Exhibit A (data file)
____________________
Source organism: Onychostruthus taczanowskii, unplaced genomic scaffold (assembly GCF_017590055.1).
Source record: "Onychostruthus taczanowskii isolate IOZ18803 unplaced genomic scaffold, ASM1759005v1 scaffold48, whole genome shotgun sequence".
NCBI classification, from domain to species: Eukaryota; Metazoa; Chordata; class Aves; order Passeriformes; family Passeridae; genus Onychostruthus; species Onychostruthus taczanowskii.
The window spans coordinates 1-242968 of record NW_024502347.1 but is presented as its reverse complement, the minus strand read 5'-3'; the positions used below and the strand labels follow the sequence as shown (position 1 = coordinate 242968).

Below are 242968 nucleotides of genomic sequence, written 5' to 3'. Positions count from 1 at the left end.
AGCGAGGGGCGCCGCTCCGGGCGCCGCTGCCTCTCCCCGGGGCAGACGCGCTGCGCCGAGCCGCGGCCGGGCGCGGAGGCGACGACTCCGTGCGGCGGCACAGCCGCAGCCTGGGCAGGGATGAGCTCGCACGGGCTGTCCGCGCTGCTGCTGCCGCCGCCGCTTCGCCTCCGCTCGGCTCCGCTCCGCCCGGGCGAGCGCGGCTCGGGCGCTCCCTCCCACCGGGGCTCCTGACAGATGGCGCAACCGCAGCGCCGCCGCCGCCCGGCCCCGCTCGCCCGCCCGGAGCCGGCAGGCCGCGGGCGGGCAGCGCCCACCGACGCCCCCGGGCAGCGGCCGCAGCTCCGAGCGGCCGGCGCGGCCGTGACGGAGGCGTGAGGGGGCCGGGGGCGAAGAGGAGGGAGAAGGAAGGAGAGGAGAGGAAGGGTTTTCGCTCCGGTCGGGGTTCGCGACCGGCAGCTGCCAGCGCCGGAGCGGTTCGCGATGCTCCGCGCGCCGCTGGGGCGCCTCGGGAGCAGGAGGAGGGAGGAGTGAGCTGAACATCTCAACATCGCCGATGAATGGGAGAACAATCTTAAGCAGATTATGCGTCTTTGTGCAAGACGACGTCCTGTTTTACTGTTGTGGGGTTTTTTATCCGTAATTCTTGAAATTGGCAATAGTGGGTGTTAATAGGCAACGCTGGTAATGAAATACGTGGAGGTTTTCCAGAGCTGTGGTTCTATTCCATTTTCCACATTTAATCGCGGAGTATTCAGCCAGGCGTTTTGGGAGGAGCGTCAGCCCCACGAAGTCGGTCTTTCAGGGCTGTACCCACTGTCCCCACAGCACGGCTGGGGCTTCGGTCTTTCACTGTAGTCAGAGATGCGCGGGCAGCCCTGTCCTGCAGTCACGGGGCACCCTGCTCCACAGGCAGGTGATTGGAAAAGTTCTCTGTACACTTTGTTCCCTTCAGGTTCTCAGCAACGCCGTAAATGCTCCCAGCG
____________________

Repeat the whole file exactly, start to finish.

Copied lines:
Source organism: Onychostruthus taczanowskii, unplaced genomic scaffold (assembly GCF_017590055.1).
Source record: "Onychostruthus taczanowskii isolate IOZ18803 unplaced genomic scaffold, ASM1759005v1 scaffold48, whole genome shotgun sequence".
NCBI classification, from domain to species: Eukaryota; Metazoa; Chordata; class Aves; order Passeriformes; family Passeridae; genus Onychostruthus; species Onychostruthus taczanowskii.
The window spans coordinates 1-242968 of record NW_024502347.1 but is presented as its reverse complement, the minus strand read 5'-3'; the positions used below and the strand labels follow the sequence as shown (position 1 = coordinate 242968).

Below are 242968 nucleotides of genomic sequence, written 5' to 3'. Positions count from 1 at the left end.
AGCGAGGGGCGCCGCTCCGGGCGCCGCTGCCTCTCCCCGGGGCAGACGCGCTGCGCCGAGCCGCGGCCGGGCGCGGAGGCGACGACTCCGTGCGGCGGCACAGCCGCAGCCTGGGCAGGGATGAGCTCGCACGGGCTGTCCGCGCTGCTGCTGCCGCCGCCGCTTCGCCTCCGCTCGGCTCCGCTCCGCCCGGGCGAGCGCGGCTCGGGCGCTCCCTCCCACCGGGGCTCCTGACAGATGGCGCAACCGCAGCGCCGCCGCCGCCCGGCCCCGCTCGCCCGCCCGGAGCCGGCAGGCCGCGGGCGGGCAGCGCCCACCGACGCCCCCGGGCAGCGGCCGCAGCTCCGAGCGGCCGGCGCGGCCGTGACGGAGGCGTGAGGGGGCCGGGGGCGAAGAGGAGGGAGAAGGAAGGAGAGGAGAGGAAGGGTTTTCGCTCCGGTCGGGGTTCGCGACCGGCAGCTGCCAGCGCCGGAGCGGTTCGCGATGCTCCGCGCGCCGCTGGGGCGCCTCGGGAGCAGGAGGAGGGAGGAGTGAGCTGAACATCTCAACATCGCCGATGAATGGGAGAACAATCTTAAGCAGATTATGCGTCTTTGTGCAAGACGACGTCCTGTTTTACTGTTGTGGGGTTTTTTATCCGTAATTCTTGAAATTGGCAATAGTGGGTGTTAATAGGCAACGCTGGTAATGAAATACGTGGAGGTTTTCCAGAGCTGTGGTTCTATTCCATTTTCCACATTTAATCGCGGAGTATTCAGCCAGGCGTTTTGGGAGGAGCGTCAGCCCCACGAAGTCGGTCTTTCAGGGCTGTACCCACTGTCCCCACAGCACGGCTGGGGCTTCGGTCTTTCACTGTAGTCAGAGATGCGCGGGCAGCCCTGTCCTGCAGTCACGGGGCACCCTGCTCCACAGGCAGGTGATTGGAAAAGTTCTCTGTACACTTTGTTCCCTTCAGGTTCTCAGCAACGCCGTAAATGCTCCCAGCG